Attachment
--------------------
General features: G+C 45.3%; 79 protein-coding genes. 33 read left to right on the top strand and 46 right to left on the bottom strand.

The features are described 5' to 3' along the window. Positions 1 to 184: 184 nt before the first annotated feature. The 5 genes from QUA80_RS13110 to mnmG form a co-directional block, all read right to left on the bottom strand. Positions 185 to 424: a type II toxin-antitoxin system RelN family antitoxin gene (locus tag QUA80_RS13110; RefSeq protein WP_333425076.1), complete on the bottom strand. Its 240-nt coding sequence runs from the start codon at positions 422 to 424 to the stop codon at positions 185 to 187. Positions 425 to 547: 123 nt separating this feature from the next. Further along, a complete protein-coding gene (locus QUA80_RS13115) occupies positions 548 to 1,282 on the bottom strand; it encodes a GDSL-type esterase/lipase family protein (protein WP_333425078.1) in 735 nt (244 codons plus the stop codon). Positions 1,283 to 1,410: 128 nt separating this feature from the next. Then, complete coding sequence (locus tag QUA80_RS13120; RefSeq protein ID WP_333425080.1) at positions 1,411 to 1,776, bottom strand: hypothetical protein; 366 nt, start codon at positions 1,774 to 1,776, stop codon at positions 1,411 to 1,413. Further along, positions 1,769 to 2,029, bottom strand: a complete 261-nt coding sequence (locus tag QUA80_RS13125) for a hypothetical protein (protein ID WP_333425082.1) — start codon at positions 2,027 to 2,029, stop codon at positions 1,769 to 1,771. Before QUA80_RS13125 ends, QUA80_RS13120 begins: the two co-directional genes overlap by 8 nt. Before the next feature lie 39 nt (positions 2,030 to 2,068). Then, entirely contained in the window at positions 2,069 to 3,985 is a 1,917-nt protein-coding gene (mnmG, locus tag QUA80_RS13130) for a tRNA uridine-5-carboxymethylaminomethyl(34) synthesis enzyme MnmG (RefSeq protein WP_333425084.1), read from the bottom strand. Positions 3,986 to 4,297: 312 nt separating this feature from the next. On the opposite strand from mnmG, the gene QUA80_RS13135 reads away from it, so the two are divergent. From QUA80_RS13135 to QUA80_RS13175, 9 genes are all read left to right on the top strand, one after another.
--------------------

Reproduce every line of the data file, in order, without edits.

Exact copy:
General features: G+C 45.3%; 79 protein-coding genes. 33 read left to right on the top strand and 46 right to left on the bottom strand.

The features are described 5' to 3' along the window. Positions 1 to 184: 184 nt before the first annotated feature. The 5 genes from QUA80_RS13110 to mnmG form a co-directional block, all read right to left on the bottom strand. Positions 185 to 424: a type II toxin-antitoxin system RelN family antitoxin gene (locus tag QUA80_RS13110; RefSeq protein WP_333425076.1), complete on the bottom strand. Its 240-nt coding sequence runs from the start codon at positions 422 to 424 to the stop codon at positions 185 to 187. Positions 425 to 547: 123 nt separating this feature from the next. Further along, a complete protein-coding gene (locus QUA80_RS13115) occupies positions 548 to 1,282 on the bottom strand; it encodes a GDSL-type esterase/lipase family protein (protein WP_333425078.1) in 735 nt (244 codons plus the stop codon). Positions 1,283 to 1,410: 128 nt separating this feature from the next. Then, complete coding sequence (locus tag QUA80_RS13120; RefSeq protein ID WP_333425080.1) at positions 1,411 to 1,776, bottom strand: hypothetical protein; 366 nt, start codon at positions 1,774 to 1,776, stop codon at positions 1,411 to 1,413. Further along, positions 1,769 to 2,029, bottom strand: a complete 261-nt coding sequence (locus tag QUA80_RS13125) for a hypothetical protein (protein ID WP_333425082.1) — start codon at positions 2,027 to 2,029, stop codon at positions 1,769 to 1,771. Before QUA80_RS13125 ends, QUA80_RS13120 begins: the two co-directional genes overlap by 8 nt. Before the next feature lie 39 nt (positions 2,030 to 2,068). Then, entirely contained in the window at positions 2,069 to 3,985 is a 1,917-nt protein-coding gene (mnmG, locus tag QUA80_RS13130) for a tRNA uridine-5-carboxymethylaminomethyl(34) synthesis enzyme MnmG (RefSeq protein WP_333425084.1), read from the bottom strand. Positions 3,986 to 4,297: 312 nt separating this feature from the next. On the opposite strand from mnmG, the gene QUA80_RS13135 reads away from it, so the two are divergent. From QUA80_RS13135 to QUA80_RS13175, 9 genes are all read left to right on the top strand, one after another.